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Screengrab from Vimeo

With its black-and-white cinematography and seamless editing, this two-character play, simply directed by Adrienne Vergara, has that effortless indie vibe, wonderfully playing up the charming presence of JM Salvado as a young Lumad student who is having a difficult time adjusting to a traditional school. For the entire play, he is hiding under a table, while the titular character (Io Balanon) coaxes him to go to the principal and explain himself. Reminiscent of Dominique La Victoria's excellent “Ang Bata sa Drum” (VLF 2016), “Titser Kit” quietly tackles the plight of the Lumad without resorting to overt politicking, as it narrates Patrick’s backstory. Such is the emotional power of the storytelling that even when the dialogue shifts to the Lumad language, we still understand the mounting frustrations and fears of both characters, leading up to that big reveal that will leave you broken. 

2. “The Boy-Boy and Friends Channel” by Anthony Kim Vergara

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Screengrab from Vimeo

There were scenes that were needlessly stretched but overall, young director Joshua Tayco succeeds in blending new media with theater. The play’s plot, about a bunch of guys who find success in creating content on YouTube after they lost their network jobs, naturally lends itself to this treatment, and I can totally see how this would work onstage, especially with this zany, all-star cast. But Vergara’s script isn’t just all gags and shades on the influencer and lad cultures, and the actors, especially Nicco Manalo and Anthony Falcon, were able to navigate these subtle shifts such that when the unexpected drama does erupt, it still completely made sense with a chilling ending that somehow reminded me of the macho flick “Deliverance.”

3. “Multiverse” by Juliene Mendoza

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Screengrab from Vimeo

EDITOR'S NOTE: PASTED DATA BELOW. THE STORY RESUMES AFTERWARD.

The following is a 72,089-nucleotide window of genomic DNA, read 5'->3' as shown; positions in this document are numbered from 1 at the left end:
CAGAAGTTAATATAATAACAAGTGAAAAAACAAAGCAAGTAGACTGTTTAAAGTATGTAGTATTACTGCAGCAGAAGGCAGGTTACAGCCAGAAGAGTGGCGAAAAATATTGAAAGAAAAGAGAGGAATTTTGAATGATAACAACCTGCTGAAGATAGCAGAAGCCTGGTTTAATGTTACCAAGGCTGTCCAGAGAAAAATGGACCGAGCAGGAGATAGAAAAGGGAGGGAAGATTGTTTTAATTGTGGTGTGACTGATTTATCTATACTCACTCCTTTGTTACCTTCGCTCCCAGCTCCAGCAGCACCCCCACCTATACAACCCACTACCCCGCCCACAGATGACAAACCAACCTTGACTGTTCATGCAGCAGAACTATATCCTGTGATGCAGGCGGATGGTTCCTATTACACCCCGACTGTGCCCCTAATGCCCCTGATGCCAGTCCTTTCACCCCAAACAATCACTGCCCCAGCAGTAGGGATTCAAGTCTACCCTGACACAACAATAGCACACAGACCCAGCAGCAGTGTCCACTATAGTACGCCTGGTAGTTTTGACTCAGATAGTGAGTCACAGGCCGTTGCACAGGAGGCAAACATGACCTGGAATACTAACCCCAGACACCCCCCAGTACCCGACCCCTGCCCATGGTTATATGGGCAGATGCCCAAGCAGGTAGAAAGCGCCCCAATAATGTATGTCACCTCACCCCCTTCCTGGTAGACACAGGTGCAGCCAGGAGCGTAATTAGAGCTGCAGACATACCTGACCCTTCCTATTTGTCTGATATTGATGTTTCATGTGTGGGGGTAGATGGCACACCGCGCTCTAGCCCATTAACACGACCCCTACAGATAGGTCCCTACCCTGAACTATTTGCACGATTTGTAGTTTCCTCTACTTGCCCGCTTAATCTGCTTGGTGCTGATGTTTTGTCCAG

Come to think of it, “Multiverse” could well be the nerdy son of the two previously mentioned plays. For the most part, it revels in the fandom of two brothers as they discuss superheroes and the multiverses they inhabit with geeky delight. But their bond is ultimately laced with guilt and grief and playwright Mendoza, a terrific actor with range, resists cheap sentiment, resulting in a poignant and touching family drama. Director Fitz Bitana lends a sense of whimsy to the action with his colorful comic panels and innovative fight scenes, although I couldn’t yet imagine how this would actually play out onstage.

4. “Pilot Episode” by Floyd Scott Tiogangco

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Screengrab from Vimeo

“Pilot Episode,” which presents a mental episode of a gay man who’s bipolar, is actually the most polished of the lot in its embrace of video, thanks largely to its director Giancarlo Abrahan, an award-winning indie director (“Sila-Sila,” “Paki”), with his purposeful multiple angles and precise composition. You could almost believe that the three actors are really interacting with each other, especially when objects are passed around. The play actually starts off as a monologue about having a panic attack in public. This turns out to be just a prologue as the play then proceeds to show the titular episode, which plays out at home in front of his just-as-confused parents. Phi Palmos gives us his best performance yet with able support from Missy Maramara and Jojit Lorenzo as his patient and understanding parents.